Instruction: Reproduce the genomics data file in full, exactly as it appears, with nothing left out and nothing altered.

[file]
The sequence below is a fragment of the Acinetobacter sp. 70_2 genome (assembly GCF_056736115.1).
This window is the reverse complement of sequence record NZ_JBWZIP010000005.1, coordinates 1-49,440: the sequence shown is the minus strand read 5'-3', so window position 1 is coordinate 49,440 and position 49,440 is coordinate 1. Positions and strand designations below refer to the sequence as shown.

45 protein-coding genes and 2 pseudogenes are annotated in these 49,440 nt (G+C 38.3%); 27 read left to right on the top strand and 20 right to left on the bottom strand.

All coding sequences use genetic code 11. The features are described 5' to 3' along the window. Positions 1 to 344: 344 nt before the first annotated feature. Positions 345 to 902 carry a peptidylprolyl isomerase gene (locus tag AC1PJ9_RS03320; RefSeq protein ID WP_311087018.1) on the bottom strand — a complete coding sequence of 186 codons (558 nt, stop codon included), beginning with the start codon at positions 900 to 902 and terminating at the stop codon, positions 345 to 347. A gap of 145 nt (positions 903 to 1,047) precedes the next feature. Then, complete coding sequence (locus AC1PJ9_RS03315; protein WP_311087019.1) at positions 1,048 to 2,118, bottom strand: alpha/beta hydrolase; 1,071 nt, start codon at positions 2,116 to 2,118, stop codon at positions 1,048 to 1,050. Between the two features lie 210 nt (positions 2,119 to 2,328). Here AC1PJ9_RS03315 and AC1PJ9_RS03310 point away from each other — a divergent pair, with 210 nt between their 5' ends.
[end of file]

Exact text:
The sequence below is a fragment of the Acinetobacter sp. 70_2 genome (assembly GCF_056736115.1).
This window is the reverse complement of sequence record NZ_JBWZIP010000005.1, coordinates 1-49,440: the sequence shown is the minus strand read 5'-3', so window position 1 is coordinate 49,440 and position 49,440 is coordinate 1. Positions and strand designations below refer to the sequence as shown.

45 protein-coding genes and 2 pseudogenes are annotated in these 49,440 nt (G+C 38.3%); 27 read left to right on the top strand and 20 right to left on the bottom strand.

All coding sequences use genetic code 11. The features are described 5' to 3' along the window. Positions 1 to 344: 344 nt before the first annotated feature. Positions 345 to 902 carry a peptidylprolyl isomerase gene (locus tag AC1PJ9_RS03320; RefSeq protein ID WP_311087018.1) on the bottom strand — a complete coding sequence of 186 codons (558 nt, stop codon included), beginning with the start codon at positions 900 to 902 and terminating at the stop codon, positions 345 to 347. A gap of 145 nt (positions 903 to 1,047) precedes the next feature. Then, complete coding sequence (locus AC1PJ9_RS03315; protein WP_311087019.1) at positions 1,048 to 2,118, bottom strand: alpha/beta hydrolase; 1,071 nt, start codon at positions 2,116 to 2,118, stop codon at positions 1,048 to 1,050. Between the two features lie 210 nt (positions 2,119 to 2,328). Here AC1PJ9_RS03315 and AC1PJ9_RS03310 point away from each other — a divergent pair, with 210 nt between their 5' ends.